Restarting Emergent’s production of the J&J shot would revitalize efforts to get the single-dose vaccine to many Americans. The United States is currently relying entirely on vaccines from Pfizer and Moderna for its vaccination efforts; for the second straight week, the White House on Tuesday told state officials that the J&J vaccine was not available to order.
“Because the company was unable to deliver, the vaccinations of millions of people around the world have been delayed, putting their lives at needless risk,” Chair Jim Clyburn (D-S.C.) said at the hearing.
Meanwhile it is unclear when millions of AstraZeneca doses pledged abroad, also made at the Emergent facility, will be cleared for use. Lawmakers also hammered the company on a series of FDA reports over the past year that they saw as warning signs for the destroyed vaccines.
But Emergent officials on Wednesday blamed the government for not being prepared and enlisting the company on short notice and also faulted AstraZeneca for sending flawed manufacturing processes that required Emergent to make 80 different process changes.
“It was very difficult, very complicated, and it did result in the number of lost production lines,” Kramer told the panel.
Kramer also shed light on the mishap that resulted in 15 million unusable J&J vaccines, telling the panel that waste from the AstraZeneca manufacturing “suite” was too close to materials used in J&J production, leading to the problem.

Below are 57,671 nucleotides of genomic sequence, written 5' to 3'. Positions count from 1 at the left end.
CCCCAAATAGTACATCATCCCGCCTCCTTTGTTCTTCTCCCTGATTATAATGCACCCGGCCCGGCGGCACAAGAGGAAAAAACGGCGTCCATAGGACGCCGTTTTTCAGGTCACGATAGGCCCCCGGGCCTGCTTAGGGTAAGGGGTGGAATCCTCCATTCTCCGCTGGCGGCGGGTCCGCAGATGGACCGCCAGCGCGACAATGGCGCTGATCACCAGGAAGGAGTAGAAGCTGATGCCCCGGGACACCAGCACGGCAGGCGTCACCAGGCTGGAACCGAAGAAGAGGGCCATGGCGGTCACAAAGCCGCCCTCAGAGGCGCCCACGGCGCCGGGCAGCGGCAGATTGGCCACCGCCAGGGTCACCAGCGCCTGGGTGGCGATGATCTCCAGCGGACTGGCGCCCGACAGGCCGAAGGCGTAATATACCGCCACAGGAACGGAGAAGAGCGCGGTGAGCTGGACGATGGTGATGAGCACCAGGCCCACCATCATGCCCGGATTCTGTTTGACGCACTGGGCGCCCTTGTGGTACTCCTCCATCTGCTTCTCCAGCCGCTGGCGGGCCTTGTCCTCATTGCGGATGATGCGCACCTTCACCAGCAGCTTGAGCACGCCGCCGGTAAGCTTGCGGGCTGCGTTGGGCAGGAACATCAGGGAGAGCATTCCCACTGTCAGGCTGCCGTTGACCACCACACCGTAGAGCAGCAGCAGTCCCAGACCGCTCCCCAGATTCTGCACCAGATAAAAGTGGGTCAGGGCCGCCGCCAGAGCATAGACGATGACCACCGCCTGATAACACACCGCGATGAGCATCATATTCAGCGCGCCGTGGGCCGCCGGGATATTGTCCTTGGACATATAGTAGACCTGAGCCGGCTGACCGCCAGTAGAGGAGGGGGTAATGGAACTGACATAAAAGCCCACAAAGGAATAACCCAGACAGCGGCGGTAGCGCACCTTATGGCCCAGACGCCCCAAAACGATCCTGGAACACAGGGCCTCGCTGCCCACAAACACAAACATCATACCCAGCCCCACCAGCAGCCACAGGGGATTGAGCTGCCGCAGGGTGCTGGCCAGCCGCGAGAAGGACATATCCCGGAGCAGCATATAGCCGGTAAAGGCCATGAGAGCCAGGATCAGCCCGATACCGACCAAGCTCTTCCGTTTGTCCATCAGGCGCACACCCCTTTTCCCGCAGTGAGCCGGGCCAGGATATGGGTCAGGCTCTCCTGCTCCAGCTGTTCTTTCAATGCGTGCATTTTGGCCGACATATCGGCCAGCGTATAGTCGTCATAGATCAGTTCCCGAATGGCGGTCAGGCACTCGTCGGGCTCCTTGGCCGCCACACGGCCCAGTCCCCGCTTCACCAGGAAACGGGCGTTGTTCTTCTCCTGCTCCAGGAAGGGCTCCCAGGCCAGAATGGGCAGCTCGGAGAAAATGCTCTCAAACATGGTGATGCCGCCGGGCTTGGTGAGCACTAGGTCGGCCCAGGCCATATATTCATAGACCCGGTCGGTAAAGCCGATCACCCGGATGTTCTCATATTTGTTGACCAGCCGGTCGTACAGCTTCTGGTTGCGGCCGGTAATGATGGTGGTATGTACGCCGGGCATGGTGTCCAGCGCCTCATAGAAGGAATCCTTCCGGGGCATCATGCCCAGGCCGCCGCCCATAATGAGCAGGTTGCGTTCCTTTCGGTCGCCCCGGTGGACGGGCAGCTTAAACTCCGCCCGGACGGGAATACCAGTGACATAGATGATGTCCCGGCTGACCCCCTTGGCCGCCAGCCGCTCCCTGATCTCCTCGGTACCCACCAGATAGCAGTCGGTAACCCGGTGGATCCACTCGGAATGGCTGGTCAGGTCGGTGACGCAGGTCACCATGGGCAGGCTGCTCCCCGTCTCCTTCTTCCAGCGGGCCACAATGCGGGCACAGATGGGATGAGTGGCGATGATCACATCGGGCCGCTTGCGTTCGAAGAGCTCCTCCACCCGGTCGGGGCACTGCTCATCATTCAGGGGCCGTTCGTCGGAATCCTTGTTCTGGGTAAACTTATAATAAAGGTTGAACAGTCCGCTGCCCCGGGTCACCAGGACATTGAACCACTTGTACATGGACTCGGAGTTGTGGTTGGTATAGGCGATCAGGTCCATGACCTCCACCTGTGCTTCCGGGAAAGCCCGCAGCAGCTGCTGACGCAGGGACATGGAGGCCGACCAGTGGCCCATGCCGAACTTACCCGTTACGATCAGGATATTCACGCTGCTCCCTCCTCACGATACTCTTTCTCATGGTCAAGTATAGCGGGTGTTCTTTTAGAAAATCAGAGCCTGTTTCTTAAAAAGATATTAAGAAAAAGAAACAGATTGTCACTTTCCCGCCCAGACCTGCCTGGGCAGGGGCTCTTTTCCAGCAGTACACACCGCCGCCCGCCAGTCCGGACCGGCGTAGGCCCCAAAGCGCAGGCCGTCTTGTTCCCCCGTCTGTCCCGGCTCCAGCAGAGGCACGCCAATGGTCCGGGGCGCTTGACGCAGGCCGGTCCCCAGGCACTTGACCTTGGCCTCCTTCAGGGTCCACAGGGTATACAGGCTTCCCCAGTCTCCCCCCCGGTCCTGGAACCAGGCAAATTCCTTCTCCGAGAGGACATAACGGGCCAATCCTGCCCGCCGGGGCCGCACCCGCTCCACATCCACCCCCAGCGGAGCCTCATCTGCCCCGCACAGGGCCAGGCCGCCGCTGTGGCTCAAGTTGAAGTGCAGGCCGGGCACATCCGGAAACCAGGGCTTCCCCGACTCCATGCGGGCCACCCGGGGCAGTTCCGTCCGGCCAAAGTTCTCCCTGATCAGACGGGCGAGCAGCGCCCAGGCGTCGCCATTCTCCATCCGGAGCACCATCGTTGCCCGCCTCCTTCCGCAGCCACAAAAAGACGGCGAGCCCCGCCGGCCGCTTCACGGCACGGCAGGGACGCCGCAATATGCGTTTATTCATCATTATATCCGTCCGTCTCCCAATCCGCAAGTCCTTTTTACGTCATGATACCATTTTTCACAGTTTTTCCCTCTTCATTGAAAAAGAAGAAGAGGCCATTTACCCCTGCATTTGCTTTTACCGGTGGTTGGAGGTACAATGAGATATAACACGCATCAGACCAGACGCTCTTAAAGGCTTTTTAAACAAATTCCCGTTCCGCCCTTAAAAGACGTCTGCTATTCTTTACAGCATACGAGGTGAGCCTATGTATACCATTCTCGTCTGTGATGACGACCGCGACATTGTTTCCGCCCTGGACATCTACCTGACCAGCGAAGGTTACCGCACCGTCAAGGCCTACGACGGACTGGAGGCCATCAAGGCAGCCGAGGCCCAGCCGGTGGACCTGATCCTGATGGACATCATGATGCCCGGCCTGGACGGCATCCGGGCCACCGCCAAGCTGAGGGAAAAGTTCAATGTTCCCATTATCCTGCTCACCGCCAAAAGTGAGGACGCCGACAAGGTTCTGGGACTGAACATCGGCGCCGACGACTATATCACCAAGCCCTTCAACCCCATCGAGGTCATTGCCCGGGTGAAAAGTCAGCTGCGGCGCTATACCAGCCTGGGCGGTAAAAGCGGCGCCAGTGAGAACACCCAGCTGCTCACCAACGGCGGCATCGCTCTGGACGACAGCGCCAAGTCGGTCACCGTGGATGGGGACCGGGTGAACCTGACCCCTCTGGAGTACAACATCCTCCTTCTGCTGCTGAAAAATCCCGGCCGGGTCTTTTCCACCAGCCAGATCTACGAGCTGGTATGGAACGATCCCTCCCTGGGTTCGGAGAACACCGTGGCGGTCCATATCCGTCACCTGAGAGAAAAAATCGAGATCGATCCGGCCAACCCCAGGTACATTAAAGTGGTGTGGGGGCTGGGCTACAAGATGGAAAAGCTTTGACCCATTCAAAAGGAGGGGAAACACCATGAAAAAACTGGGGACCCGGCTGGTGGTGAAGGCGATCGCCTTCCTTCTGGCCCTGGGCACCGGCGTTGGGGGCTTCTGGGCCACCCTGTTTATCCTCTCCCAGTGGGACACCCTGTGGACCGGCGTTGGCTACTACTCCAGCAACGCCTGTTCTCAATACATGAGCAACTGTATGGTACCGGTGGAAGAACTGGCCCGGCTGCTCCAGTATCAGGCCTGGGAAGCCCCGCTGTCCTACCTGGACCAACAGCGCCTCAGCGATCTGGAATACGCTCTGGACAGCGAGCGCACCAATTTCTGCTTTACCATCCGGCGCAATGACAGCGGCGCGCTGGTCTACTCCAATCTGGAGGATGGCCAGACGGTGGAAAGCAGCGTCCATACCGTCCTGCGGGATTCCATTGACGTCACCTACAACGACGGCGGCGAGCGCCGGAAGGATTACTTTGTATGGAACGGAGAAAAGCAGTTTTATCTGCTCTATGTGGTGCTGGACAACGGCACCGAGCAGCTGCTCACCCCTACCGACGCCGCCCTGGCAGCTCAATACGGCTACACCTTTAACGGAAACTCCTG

But Emergent had received a slew of warnings about its potential manufacturing problems before the destroyed vaccines this year, top Democrats on the committee argued.
Documents issued by the panel Wednesday show that “after failing to heed these warnings and contaminating millions of doses of critically needed vaccines, Emergent determined that its executives’ performance merited millions of dollars in bonuses,” Clyburn said.
Emergent is one of very few contract manufacturers in the U.S. that’s equipped to produce large volumes of vaccines. The scarcity of such manufacturers led both J&J and AstraZeneca to enlist the company last year as companies scrambled to lock in vaccine supplies and production plants. AstraZeneca still has not announced a new manufacturing partners and roughly 60 million of its doses — promised abroad by the Biden administration — are still in limbo, not yet cleared for use.
Kramer argued in his testimony that the government’s chronic unpreparedness for biologic threats such as a pandemic fueled the latest scenario, with two pharmaceutical giants turning to one relatively small Maryland plant.
Despite being one of the three manufacturers tapped by federal officials to provide countermeasures, “by the end of 2019, just before the onset of the Covid-19 pandemic, Bayview only had about 100 employees on site and was still at least a year away from licensure to produce its first FDA-approved product,” Kramer said. “Meanwhile, the other two [government-enlisted] facilities owned by other companies had changed hands several times and were not yet prepared to undertake large-scale, short-notice operations for the U.S. government.”